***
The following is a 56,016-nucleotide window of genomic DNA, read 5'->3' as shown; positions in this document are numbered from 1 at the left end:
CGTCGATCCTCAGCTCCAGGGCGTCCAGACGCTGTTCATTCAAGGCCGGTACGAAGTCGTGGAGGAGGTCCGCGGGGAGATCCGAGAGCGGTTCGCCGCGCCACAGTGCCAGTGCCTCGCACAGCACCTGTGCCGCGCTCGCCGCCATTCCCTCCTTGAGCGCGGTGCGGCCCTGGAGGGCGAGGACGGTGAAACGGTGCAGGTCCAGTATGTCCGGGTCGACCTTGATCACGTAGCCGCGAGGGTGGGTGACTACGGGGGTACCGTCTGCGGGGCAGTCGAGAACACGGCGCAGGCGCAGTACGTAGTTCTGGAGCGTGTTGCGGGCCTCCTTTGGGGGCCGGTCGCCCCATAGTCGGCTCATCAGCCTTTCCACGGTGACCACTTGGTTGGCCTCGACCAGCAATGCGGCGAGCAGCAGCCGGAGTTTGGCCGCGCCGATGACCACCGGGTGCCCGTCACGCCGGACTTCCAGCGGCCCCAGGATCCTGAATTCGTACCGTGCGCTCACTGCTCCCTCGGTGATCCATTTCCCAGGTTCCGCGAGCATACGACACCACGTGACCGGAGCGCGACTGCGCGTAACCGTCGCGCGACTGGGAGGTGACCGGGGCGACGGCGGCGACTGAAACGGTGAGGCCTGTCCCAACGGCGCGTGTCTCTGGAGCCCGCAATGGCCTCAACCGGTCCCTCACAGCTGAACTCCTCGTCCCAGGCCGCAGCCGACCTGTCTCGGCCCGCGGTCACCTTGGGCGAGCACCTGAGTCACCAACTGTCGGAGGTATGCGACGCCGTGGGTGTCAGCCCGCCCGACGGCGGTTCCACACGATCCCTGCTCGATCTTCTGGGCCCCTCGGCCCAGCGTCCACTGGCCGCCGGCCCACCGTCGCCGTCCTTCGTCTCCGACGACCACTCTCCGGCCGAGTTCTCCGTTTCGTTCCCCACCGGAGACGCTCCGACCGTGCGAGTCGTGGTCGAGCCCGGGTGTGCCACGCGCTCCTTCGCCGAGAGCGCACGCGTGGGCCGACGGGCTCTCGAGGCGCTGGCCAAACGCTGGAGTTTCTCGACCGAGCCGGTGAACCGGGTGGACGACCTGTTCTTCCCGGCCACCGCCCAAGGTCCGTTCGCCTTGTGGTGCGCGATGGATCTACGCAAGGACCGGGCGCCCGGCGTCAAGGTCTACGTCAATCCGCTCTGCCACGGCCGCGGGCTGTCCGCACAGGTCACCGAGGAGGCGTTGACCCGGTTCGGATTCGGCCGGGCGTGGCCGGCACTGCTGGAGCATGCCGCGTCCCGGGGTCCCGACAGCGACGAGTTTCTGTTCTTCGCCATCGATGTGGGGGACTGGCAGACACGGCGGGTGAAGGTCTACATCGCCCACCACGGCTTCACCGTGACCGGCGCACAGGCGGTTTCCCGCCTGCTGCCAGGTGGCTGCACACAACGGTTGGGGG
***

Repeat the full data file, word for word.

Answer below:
The following is a 56,016-nucleotide window of genomic DNA, read 5'->3' as shown; positions in this document are numbered from 1 at the left end:
CGTCGATCCTCAGCTCCAGGGCGTCCAGACGCTGTTCATTCAAGGCCGGTACGAAGTCGTGGAGGAGGTCCGCGGGGAGATCCGAGAGCGGTTCGCCGCGCCACAGTGCCAGTGCCTCGCACAGCACCTGTGCCGCGCTCGCCGCCATTCCCTCCTTGAGCGCGGTGCGGCCCTGGAGGGCGAGGACGGTGAAACGGTGCAGGTCCAGTATGTCCGGGTCGACCTTGATCACGTAGCCGCGAGGGTGGGTGACTACGGGGGTACCGTCTGCGGGGCAGTCGAGAACACGGCGCAGGCGCAGTACGTAGTTCTGGAGCGTGTTGCGGGCCTCCTTTGGGGGCCGGTCGCCCCATAGTCGGCTCATCAGCCTTTCCACGGTGACCACTTGGTTGGCCTCGACCAGCAATGCGGCGAGCAGCAGCCGGAGTTTGGCCGCGCCGATGACCACCGGGTGCCCGTCACGCCGGACTTCCAGCGGCCCCAGGATCCTGAATTCGTACCGTGCGCTCACTGCTCCCTCGGTGATCCATTTCCCAGGTTCCGCGAGCATACGACACCACGTGACCGGAGCGCGACTGCGCGTAACCGTCGCGCGACTGGGAGGTGACCGGGGCGACGGCGGCGACTGAAACGGTGAGGCCTGTCCCAACGGCGCGTGTCTCTGGAGCCCGCAATGGCCTCAACCGGTCCCTCACAGCTGAACTCCTCGTCCCAGGCCGCAGCCGACCTGTCTCGGCCCGCGGTCACCTTGGGCGAGCACCTGAGTCACCAACTGTCGGAGGTATGCGACGCCGTGGGTGTCAGCCCGCCCGACGGCGGTTCCACACGATCCCTGCTCGATCTTCTGGGCCCCTCGGCCCAGCGTCCACTGGCCGCCGGCCCACCGTCGCCGTCCTTCGTCTCCGACGACCACTCTCCGGCCGAGTTCTCCGTTTCGTTCCCCACCGGAGACGCTCCGACCGTGCGAGTCGTGGTCGAGCCCGGGTGTGCCACGCGCTCCTTCGCCGAGAGCGCACGCGTGGGCCGACGGGCTCTCGAGGCGCTGGCCAAACGCTGGAGTTTCTCGACCGAGCCGGTGAACCGGGTGGACGACCTGTTCTTCCCGGCCACCGCCCAAGGTCCGTTCGCCTTGTGGTGCGCGATGGATCTACGCAAGGACCGGGCGCCCGGCGTCAAGGTCTACGTCAATCCGCTCTGCCACGGCCGCGGGCTGTCCGCACAGGTCACCGAGGAGGCGTTGACCCGGTTCGGATTCGGCCGGGCGTGGCCGGCACTGCTGGAGCATGCCGCGTCCCGGGGTCCCGACAGCGACGAGTTTCTGTTCTTCGCCATCGATGTGGGGGACTGGCAGACACGGCGGGTGAAGGTCTACATCGCCCACCACGGCTTCACCGTGACCGGCGCACAGGCGGTTTCCCGCCTGCTGCCAGGTGGCTGCACACAACGGTTGGGGG